Regulation of the action of hydrocortisone in airway epithelial cells by 11β-hydroxysteroid dehydrogenase

Marc B. Feinstein, Robert P. Schleimer*

*Corresponding author for this work

Research output: Contribution to journalArticlepeer-review

22 Scopus citations

Abstract

11β-hydroxysteroid dehydrogenase (11βHSD) reversibly converts hydrocortisone, the predominant active endogenous glucocorticoid in humans, to its inactive metabolite cortisone by oxidizing the 11-hydroxy group to an 11-keto group. Because this enzyme is highly expressed in human bronchial epithelial cells, we hypothesized that it regulates epithelial responses to glucocorticoids by reducing levels of hydrocortisone available to bind to the glucocorticoid receptor. Primary human bronchial epithelial cells (PBECs) were isolated from seven autopsy specimens and cultured in F12/Dulbecco's modified Eagle's medium with 5% fetal bovine serum until approximately 80% confluent. Cells were preincubated with 10 9 M to 10-5 M hydrocortisone for 24 h in the presence or absence of 10-6 M of the 11βHSD inhibitor glycyrrhetinic acid, after which the cells were stimulated with 5 ng/ml interleukin-1β for 24 h. Granulocyte macrophage colony-stimulating factor (GM-CSF) levels were quantitated in the resulting supernatants by enzyme-linked immunosorbent assay. Hydrocortisone inhibited GM-CSF release in stimulated PBEC with a concentration that produces 50% inhibition of maximum effect (IC1/2max) of 5.0 × 10 8 M. In the presence ot glycyrrhetinic acid, the potency of hydrocortisone was increased approximately 33-fold (IC1/2max with glycyrrhetinic acid, 1.5 × 10-9 M). Hydrocortisone activity was maximally enhanced at concentrations between 10-9 M and 10-8 M, levels that arc comparable to plasma levels of hydrocortisone not bound to plasma proteins. Glycyrrhetinic acid had no effect on the suppression of GM-CSF release by hydrocortisone in the transformed cell line BEAS-2B, which does not express the 11βHSD enzyme. Glycyrrhetinic acid also had no effect on the inhibition of GM-CSF release in PBECs by the synthetic glucocorticoids budesonide, beclomethasone dipropionate, fluticasone propionate, mometasone furoate, and triamcinolone acetonide, steroids not metabolized by 11βHSD. Together, these findings suggest that metabolism of hydrocortisone by 11βHSD may regulate glucocorticoid activity in human airway epithelial cells.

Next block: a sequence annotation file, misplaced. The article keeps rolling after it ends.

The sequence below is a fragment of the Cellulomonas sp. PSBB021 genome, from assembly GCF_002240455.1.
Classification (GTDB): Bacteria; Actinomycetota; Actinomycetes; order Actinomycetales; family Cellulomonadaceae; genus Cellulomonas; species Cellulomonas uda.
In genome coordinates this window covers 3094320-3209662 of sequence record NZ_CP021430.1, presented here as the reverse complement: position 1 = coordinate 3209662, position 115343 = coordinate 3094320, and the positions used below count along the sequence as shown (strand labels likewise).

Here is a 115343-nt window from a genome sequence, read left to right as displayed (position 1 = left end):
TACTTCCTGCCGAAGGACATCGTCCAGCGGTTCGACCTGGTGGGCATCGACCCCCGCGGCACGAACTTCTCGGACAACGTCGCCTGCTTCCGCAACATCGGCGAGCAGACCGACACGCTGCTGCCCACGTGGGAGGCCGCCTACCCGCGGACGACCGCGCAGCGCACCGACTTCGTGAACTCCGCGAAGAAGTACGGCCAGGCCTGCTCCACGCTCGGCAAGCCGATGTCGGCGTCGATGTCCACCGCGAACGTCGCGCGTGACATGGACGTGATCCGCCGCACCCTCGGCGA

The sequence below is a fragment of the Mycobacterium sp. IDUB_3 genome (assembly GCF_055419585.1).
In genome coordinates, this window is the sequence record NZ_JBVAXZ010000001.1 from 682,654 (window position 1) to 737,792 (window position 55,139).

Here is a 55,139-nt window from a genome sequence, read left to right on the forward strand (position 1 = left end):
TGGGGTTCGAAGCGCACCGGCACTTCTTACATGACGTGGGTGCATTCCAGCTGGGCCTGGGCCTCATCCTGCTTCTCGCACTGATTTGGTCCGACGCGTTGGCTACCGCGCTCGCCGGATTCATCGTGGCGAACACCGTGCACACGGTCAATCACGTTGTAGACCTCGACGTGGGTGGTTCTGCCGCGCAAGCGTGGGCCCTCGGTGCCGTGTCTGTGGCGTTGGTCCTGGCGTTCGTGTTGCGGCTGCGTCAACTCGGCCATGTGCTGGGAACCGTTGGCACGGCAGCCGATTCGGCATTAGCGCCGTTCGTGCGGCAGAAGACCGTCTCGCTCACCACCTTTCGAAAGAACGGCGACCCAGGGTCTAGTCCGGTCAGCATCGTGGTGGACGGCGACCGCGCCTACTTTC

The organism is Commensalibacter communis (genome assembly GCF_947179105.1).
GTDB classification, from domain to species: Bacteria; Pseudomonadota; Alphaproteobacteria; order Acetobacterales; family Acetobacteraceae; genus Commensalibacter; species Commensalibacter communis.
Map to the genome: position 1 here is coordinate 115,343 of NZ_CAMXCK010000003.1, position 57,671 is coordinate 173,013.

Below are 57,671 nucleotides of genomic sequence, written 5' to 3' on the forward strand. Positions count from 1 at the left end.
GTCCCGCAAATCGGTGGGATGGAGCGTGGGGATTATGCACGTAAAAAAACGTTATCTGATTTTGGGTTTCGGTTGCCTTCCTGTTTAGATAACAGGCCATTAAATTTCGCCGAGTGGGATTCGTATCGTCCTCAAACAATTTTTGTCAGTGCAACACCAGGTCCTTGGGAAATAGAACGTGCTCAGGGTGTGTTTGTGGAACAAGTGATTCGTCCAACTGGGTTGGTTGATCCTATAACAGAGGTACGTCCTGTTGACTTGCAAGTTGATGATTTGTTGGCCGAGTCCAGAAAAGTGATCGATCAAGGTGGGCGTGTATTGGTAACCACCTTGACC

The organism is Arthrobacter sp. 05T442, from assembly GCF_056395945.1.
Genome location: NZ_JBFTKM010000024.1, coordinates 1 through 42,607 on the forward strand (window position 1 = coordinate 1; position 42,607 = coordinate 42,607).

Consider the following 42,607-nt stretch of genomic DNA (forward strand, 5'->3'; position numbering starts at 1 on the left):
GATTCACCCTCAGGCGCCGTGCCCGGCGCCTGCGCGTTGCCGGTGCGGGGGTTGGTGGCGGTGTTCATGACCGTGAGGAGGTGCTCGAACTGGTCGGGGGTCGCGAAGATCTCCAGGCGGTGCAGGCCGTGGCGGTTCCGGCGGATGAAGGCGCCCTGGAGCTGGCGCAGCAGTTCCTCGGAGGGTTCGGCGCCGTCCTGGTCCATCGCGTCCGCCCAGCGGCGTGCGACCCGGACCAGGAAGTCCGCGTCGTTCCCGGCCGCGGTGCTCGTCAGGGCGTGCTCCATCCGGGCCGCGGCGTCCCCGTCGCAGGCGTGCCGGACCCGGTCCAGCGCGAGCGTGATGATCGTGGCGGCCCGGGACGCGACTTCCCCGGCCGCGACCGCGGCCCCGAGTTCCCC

Original languageEnglish (US)
Pages (from-to)403-408
Number of pages6
JournalAmerican journal of respiratory cell and molecular biology
Volume21
Issue number3
DOIs
StatePublished - 1999

ASJC Scopus subject areas

  • Molecular Biology
  • Pulmonary and Respiratory Medicine
  • Clinical Biochemistry
  • Cell Biology

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